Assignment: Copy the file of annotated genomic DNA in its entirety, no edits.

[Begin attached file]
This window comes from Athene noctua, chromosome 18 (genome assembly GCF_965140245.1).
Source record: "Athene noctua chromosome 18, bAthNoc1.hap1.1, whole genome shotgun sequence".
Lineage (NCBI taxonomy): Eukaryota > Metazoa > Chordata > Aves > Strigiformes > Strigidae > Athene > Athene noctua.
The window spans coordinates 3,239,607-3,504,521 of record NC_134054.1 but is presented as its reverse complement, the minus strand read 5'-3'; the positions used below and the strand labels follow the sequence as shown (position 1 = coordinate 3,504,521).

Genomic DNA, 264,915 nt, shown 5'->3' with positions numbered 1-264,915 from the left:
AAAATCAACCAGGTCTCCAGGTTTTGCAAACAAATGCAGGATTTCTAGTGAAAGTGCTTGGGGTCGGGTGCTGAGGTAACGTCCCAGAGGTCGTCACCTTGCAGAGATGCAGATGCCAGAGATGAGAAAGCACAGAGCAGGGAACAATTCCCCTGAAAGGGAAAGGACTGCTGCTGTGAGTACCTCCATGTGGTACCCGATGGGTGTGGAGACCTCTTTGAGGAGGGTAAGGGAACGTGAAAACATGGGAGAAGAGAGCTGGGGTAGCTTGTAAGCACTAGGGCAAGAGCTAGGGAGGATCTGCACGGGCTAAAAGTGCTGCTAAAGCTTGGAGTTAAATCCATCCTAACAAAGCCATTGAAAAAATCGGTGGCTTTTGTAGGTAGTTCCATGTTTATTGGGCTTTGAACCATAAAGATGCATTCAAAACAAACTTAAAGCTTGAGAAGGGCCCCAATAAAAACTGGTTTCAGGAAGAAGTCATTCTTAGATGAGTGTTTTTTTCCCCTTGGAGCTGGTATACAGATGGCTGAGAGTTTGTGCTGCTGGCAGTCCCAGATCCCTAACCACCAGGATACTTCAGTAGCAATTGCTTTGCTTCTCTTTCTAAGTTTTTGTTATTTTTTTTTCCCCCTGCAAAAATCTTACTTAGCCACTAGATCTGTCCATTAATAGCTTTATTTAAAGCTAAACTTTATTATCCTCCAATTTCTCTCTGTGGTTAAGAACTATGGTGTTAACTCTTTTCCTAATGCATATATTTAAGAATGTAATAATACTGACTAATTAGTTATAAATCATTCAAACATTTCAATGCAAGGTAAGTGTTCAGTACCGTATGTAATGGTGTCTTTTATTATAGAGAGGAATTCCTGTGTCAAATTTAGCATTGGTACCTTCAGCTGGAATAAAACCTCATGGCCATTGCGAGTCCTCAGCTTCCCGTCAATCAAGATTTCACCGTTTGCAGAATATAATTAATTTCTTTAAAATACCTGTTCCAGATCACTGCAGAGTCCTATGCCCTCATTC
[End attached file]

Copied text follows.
This window comes from Athene noctua, chromosome 18 (genome assembly GCF_965140245.1).
Source record: "Athene noctua chromosome 18, bAthNoc1.hap1.1, whole genome shotgun sequence".
Lineage (NCBI taxonomy): Eukaryota > Metazoa > Chordata > Aves > Strigiformes > Strigidae > Athene > Athene noctua.
The window spans coordinates 3,239,607-3,504,521 of record NC_134054.1 but is presented as its reverse complement, the minus strand read 5'-3'; the positions used below and the strand labels follow the sequence as shown (position 1 = coordinate 3,504,521).

Genomic DNA, 264,915 nt, shown 5'->3' with positions numbered 1-264,915 from the left:
AAAATCAACCAGGTCTCCAGGTTTTGCAAACAAATGCAGGATTTCTAGTGAAAGTGCTTGGGGTCGGGTGCTGAGGTAACGTCCCAGAGGTCGTCACCTTGCAGAGATGCAGATGCCAGAGATGAGAAAGCACAGAGCAGGGAACAATTCCCCTGAAAGGGAAAGGACTGCTGCTGTGAGTACCTCCATGTGGTACCCGATGGGTGTGGAGACCTCTTTGAGGAGGGTAAGGGAACGTGAAAACATGGGAGAAGAGAGCTGGGGTAGCTTGTAAGCACTAGGGCAAGAGCTAGGGAGGATCTGCACGGGCTAAAAGTGCTGCTAAAGCTTGGAGTTAAATCCATCCTAACAAAGCCATTGAAAAAATCGGTGGCTTTTGTAGGTAGTTCCATGTTTATTGGGCTTTGAACCATAAAGATGCATTCAAAACAAACTTAAAGCTTGAGAAGGGCCCCAATAAAAACTGGTTTCAGGAAGAAGTCATTCTTAGATGAGTGTTTTTTTCCCCTTGGAGCTGGTATACAGATGGCTGAGAGTTTGTGCTGCTGGCAGTCCCAGATCCCTAACCACCAGGATACTTCAGTAGCAATTGCTTTGCTTCTCTTTCTAAGTTTTTGTTATTTTTTTTTCCCCCTGCAAAAATCTTACTTAGCCACTAGATCTGTCCATTAATAGCTTTATTTAAAGCTAAACTTTATTATCCTCCAATTTCTCTCTGTGGTTAAGAACTATGGTGTTAACTCTTTTCCTAATGCATATATTTAAGAATGTAATAATACTGACTAATTAGTTATAAATCATTCAAACATTTCAATGCAAGGTAAGTGTTCAGTACCGTATGTAATGGTGTCTTTTATTATAGAGAGGAATTCCTGTGTCAAATTTAGCATTGGTACCTTCAGCTGGAATAAAACCTCATGGCCATTGCGAGTCCTCAGCTTCCCGTCAATCAAGATTTCACCGTTTGCAGAATATAATTAATTTCTTTAAAATACCTGTTCCAGATCACTGCAGAGTCCTATGCCCTCATTC